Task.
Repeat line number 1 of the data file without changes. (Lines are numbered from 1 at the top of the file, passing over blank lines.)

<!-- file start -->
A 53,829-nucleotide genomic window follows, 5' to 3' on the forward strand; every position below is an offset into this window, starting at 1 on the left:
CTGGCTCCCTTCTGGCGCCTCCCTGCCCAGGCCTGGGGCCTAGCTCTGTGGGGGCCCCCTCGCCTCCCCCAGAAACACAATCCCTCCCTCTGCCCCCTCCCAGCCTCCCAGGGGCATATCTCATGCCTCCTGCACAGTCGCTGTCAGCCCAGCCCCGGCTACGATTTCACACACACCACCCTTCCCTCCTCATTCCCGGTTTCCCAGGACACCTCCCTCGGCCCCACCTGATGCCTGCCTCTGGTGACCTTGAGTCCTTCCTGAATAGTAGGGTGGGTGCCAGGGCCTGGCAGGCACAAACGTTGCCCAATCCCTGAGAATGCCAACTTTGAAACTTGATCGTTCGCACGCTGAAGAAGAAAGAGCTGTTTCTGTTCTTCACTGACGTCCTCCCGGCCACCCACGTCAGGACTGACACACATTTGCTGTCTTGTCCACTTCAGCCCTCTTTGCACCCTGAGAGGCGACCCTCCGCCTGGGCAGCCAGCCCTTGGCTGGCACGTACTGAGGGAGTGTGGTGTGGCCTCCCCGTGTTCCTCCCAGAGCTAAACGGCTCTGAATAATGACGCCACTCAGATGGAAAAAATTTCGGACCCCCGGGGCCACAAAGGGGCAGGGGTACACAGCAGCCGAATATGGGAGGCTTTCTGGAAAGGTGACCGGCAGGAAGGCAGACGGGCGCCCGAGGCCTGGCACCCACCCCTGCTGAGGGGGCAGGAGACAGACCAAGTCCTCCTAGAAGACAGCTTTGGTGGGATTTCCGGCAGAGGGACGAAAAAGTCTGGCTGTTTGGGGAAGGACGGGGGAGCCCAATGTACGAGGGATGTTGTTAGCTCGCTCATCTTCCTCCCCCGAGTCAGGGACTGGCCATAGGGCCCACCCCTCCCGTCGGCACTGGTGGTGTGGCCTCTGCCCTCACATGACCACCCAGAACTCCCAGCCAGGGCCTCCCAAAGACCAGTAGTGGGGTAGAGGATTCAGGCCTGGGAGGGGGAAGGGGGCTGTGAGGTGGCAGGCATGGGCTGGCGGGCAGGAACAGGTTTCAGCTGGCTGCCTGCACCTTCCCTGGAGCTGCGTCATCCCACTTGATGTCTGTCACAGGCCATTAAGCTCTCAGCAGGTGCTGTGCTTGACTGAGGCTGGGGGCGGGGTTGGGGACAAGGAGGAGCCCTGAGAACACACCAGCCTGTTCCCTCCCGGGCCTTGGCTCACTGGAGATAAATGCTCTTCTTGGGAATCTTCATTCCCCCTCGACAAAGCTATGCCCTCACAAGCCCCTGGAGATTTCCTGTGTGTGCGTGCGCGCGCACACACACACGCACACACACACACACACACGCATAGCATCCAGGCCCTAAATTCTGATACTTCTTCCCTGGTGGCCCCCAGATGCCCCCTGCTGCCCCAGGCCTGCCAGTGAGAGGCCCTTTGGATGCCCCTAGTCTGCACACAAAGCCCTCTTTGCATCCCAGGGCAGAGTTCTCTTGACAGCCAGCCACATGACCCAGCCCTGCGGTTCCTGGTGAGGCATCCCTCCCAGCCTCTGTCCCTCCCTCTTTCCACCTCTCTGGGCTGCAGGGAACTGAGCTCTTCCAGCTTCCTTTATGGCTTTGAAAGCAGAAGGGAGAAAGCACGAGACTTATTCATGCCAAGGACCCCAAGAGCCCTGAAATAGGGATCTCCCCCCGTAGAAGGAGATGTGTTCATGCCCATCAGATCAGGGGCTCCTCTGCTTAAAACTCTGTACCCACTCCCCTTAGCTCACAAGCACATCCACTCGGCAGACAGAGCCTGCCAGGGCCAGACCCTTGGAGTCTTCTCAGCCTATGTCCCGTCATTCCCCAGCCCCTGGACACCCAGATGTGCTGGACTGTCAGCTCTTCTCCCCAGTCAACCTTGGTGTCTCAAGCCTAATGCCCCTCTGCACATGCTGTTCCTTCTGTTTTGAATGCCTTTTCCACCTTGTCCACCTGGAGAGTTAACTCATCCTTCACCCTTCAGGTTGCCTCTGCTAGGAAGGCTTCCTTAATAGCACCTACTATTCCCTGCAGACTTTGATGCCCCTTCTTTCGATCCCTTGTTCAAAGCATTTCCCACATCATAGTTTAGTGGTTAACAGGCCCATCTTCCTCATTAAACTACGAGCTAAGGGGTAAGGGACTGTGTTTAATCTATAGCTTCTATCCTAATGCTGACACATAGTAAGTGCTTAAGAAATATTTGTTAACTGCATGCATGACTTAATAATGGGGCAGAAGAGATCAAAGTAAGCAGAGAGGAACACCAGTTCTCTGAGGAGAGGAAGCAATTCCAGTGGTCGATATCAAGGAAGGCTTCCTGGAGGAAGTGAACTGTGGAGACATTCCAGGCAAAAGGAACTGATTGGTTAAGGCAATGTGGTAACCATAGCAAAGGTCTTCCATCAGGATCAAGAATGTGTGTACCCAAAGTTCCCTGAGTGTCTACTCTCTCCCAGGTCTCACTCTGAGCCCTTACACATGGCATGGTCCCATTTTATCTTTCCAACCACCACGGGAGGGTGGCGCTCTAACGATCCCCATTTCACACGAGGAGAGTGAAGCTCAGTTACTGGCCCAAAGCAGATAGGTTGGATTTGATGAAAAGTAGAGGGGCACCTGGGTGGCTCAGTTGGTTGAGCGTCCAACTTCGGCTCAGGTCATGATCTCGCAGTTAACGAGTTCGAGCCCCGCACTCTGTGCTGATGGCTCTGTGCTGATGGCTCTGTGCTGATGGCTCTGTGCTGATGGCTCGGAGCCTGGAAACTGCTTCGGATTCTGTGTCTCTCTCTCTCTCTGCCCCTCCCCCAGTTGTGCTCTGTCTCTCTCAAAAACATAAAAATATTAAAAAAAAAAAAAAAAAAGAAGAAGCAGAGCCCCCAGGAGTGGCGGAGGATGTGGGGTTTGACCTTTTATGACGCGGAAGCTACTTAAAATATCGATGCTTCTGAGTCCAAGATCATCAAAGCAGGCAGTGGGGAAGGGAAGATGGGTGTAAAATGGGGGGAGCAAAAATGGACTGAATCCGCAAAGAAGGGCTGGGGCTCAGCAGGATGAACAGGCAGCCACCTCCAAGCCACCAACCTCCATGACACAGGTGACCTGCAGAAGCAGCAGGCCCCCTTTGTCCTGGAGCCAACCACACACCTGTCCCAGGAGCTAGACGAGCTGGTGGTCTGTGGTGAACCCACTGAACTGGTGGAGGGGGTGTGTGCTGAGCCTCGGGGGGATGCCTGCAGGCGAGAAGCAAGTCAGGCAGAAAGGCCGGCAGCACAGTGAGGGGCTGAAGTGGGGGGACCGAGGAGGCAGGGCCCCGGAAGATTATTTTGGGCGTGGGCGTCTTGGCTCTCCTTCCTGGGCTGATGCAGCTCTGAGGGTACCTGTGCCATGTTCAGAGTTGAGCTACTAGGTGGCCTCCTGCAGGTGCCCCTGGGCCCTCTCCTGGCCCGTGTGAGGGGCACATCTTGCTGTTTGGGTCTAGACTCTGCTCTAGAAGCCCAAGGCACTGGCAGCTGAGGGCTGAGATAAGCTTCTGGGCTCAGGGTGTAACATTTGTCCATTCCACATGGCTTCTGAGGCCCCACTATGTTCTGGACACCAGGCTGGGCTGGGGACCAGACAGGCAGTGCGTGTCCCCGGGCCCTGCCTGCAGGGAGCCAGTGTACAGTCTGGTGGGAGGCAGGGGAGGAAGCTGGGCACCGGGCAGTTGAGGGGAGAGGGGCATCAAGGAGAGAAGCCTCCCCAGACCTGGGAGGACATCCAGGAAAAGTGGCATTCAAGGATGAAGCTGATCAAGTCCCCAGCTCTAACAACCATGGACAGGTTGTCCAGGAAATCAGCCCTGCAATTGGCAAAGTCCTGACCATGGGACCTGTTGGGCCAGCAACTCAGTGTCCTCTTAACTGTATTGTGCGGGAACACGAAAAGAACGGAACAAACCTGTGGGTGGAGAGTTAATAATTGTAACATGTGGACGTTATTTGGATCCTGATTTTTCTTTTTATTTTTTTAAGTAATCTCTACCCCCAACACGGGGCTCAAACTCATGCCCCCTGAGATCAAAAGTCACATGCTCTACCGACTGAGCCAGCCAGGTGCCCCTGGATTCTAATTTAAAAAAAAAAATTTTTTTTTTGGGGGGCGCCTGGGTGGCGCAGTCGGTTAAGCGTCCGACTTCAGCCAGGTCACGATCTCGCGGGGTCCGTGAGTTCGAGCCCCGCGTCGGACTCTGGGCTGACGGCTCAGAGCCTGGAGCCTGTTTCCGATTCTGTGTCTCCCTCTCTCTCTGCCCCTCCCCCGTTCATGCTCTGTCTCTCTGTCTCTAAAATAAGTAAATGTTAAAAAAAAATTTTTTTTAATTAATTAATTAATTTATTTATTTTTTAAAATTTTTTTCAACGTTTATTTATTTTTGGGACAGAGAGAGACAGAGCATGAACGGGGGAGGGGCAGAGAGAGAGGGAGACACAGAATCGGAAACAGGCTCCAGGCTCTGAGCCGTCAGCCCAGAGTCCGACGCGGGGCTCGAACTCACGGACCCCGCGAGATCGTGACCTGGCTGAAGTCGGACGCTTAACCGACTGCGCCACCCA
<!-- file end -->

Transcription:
A 53,829-nucleotide genomic window follows, 5' to 3' on the forward strand; every position below is an offset into this window, starting at 1 on the left: